With the countless posts of nostalgia you often see regarding the long-gone "Attitude" Era, one major component of the current time period that often receives little discussion is the absence of monster heels in WWE programming.
Revisiting the days of The Undertaker and his "Ministry of Darkness," what seems to be one major missing factor in the ring today is the added drama a similar kind of villain could offer.
Immediately, when we think of reverting back to WWE's old-school methods of blood, weapons and suggestive language, we very rarely call attention to those not being the only methods of entertainment that the company sought after.
Everyone Is So...Normal
The WWE locker room is filled with nothing but generic characters.
Yes, this also includes the likes of Brodus Clay and even Tensai. Though these characters offer colorful diversity in the ring, there still exists very little "strange power" that would create a dynamic storyline that will compel the WWE Universe to evoke any emotion.
The Undertaker is the blueprint, specifically for this topic.
The mysteriousness behind the "Deadman" persona, established in his debut and carried on through into the prime of his career, is what has awarded The Undertaker the legacy he has earned.
The character and every angle built around it is what has made him the legend that is greeted with the loudest pops ever heard in a PG audience, no matter what the occasion.
It is also very clear how important keeping that monster image is. For instance, take a look at Kane.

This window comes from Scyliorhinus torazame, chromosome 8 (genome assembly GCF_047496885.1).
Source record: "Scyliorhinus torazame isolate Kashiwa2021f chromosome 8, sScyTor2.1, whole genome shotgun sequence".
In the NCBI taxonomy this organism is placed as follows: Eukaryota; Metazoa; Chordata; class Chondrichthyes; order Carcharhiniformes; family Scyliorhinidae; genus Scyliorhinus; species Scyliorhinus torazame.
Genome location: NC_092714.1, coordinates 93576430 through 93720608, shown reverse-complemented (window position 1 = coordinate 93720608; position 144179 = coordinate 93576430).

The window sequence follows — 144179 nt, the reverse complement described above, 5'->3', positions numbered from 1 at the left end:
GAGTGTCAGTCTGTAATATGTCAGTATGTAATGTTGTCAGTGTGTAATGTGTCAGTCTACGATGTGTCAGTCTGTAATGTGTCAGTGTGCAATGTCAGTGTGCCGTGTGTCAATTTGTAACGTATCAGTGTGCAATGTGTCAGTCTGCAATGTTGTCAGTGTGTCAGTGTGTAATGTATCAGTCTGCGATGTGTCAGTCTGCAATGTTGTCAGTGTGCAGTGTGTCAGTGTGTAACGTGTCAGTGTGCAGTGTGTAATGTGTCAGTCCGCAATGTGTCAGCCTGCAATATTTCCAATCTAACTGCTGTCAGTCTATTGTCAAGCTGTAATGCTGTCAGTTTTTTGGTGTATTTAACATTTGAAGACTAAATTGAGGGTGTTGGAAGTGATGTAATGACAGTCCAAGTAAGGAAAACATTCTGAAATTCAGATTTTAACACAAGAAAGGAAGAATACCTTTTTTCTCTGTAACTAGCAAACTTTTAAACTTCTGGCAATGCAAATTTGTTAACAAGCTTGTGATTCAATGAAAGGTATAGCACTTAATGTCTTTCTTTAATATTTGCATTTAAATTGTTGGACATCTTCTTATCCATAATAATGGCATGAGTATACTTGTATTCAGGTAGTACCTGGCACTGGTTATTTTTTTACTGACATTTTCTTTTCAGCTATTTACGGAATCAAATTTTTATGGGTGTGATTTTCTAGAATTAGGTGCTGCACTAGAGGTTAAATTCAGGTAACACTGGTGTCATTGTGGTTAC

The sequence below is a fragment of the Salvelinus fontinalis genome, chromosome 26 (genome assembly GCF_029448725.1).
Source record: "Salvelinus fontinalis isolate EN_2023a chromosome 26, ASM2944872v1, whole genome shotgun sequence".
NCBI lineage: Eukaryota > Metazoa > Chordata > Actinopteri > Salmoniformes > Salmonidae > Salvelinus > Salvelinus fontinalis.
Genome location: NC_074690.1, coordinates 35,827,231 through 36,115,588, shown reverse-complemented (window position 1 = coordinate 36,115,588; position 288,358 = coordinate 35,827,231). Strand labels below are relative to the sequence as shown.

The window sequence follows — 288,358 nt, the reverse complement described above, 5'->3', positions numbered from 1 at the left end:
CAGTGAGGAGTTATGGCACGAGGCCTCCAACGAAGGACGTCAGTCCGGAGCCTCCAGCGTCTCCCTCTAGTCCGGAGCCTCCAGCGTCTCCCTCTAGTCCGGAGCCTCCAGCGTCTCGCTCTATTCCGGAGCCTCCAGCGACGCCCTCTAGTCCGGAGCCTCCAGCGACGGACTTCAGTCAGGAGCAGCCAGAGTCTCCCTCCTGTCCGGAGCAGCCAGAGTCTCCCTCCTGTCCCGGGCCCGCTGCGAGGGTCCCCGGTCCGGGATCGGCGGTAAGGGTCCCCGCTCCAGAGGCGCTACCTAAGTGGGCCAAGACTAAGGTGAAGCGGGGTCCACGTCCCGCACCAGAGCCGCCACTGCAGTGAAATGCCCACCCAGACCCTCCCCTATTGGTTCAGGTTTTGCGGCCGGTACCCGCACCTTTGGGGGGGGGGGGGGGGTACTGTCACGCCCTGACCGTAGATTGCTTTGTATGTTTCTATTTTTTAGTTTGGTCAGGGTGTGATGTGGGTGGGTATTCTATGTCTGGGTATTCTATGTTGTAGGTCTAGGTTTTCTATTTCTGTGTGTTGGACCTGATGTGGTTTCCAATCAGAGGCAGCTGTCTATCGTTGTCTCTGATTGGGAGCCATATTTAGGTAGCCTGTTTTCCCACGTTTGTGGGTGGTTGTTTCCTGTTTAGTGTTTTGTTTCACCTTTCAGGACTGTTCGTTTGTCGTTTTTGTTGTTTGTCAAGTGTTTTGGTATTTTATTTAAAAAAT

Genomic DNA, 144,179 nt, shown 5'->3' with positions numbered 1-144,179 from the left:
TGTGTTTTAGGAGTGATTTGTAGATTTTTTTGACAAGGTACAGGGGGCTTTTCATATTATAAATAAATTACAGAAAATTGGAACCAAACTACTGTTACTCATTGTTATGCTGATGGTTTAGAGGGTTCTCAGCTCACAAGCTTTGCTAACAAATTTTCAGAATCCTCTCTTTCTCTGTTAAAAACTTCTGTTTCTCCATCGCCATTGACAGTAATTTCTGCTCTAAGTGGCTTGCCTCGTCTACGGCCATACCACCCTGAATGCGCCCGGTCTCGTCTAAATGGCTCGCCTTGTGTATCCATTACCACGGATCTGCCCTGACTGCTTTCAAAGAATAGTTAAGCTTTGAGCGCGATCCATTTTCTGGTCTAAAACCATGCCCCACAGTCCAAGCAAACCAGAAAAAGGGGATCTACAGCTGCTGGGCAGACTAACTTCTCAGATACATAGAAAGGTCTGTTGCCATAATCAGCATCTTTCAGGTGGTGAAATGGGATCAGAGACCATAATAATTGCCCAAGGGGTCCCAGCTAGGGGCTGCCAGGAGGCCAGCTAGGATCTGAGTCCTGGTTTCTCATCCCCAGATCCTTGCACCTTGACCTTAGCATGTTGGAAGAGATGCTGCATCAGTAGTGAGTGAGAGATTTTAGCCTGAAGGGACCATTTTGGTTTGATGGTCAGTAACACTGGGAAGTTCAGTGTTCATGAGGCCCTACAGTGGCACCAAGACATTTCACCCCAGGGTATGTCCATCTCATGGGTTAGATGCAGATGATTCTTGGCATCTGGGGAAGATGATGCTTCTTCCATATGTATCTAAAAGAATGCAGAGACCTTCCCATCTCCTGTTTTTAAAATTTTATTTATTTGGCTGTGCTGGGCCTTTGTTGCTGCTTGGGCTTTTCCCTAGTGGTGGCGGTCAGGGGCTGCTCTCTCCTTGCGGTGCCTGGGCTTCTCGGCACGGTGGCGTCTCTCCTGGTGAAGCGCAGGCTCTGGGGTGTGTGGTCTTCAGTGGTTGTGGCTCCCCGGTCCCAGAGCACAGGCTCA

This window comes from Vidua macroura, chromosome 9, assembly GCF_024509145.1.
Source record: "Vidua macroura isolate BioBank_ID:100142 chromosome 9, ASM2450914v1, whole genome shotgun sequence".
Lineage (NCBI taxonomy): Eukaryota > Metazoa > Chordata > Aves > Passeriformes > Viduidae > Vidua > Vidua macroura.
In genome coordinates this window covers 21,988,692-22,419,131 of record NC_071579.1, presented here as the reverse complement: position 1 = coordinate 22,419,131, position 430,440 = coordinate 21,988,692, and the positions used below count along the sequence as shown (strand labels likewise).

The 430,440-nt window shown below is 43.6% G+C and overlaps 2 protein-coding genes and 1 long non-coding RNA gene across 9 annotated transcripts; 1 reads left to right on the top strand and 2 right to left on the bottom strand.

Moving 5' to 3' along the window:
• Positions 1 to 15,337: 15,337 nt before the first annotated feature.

Forming the duo of Kane and Daniel Bryan was a smart idea, considering how vested the fans are in their storyline, thus making this Tag Team Championship reign a memorable and valued one.
However, this pairing of Bryan and Kane has copious traces of Kane and X-Pac (circa 1999) written all over it.
And Kane has to absolutely stop hugging people.
Kane's image is far different now from what we were introduced to. Over the past decade, we have been force-fed a concept that Kane has "softness" of some sort, which has chipped away at his "monster" status (such as it is).
WWE's Obsession with Social Media
We watch Raw and Smackdown every week and are greeted with numerous announcements of all the updates on Twitter, Tout and Facebook from the WWE Superstars.
They mean well, and it is a wonderful marketing tool for the company.
However, monsters don't tweet and Tout.
This is where I took some issue with Kharma. Taking her personal situation into consideration (along with allowing her to break kayfabe), the need to utilize Twitter as the platform for her arrival and return was pivotal.
Unfortunately, her use of Twitter is also how the IWC (Internet Wrestling Community) managed to break the news of her release from WWE long before the company could make the official statement.
Ideally, wrestlers are human—I get it.
Much like with most of everything on the Internet and how it has now played its role in professional wrestling promotions, we (the fans) know far too much.
But for characters such as Kharma, who had (and still has) all the potential to be one of the biggest powerhouses in WWE history, creating for her character a sense of mystery is highly necessary, especially if they ever plan to bring her back.
WWE would greatly benefit from creating a character that can a build new sensation and break new ground as a monster heel.
We need mystery, drama, power and, most importantly, we need a story.
No, it does not have to be an Undertaker-repeat. It will be too obvious and those shoes are far too large for anyone following to fill. Kane has reached a point where his character displays the "vulnerability" that exists in the beast, so who do we have left?
I will spare you the headache: no one. Not even Ryback.
Is there anyone you could see pulling off a monster heel role on the present roster? What kind of character can you come up with? Attack the comments section and let me know what you think.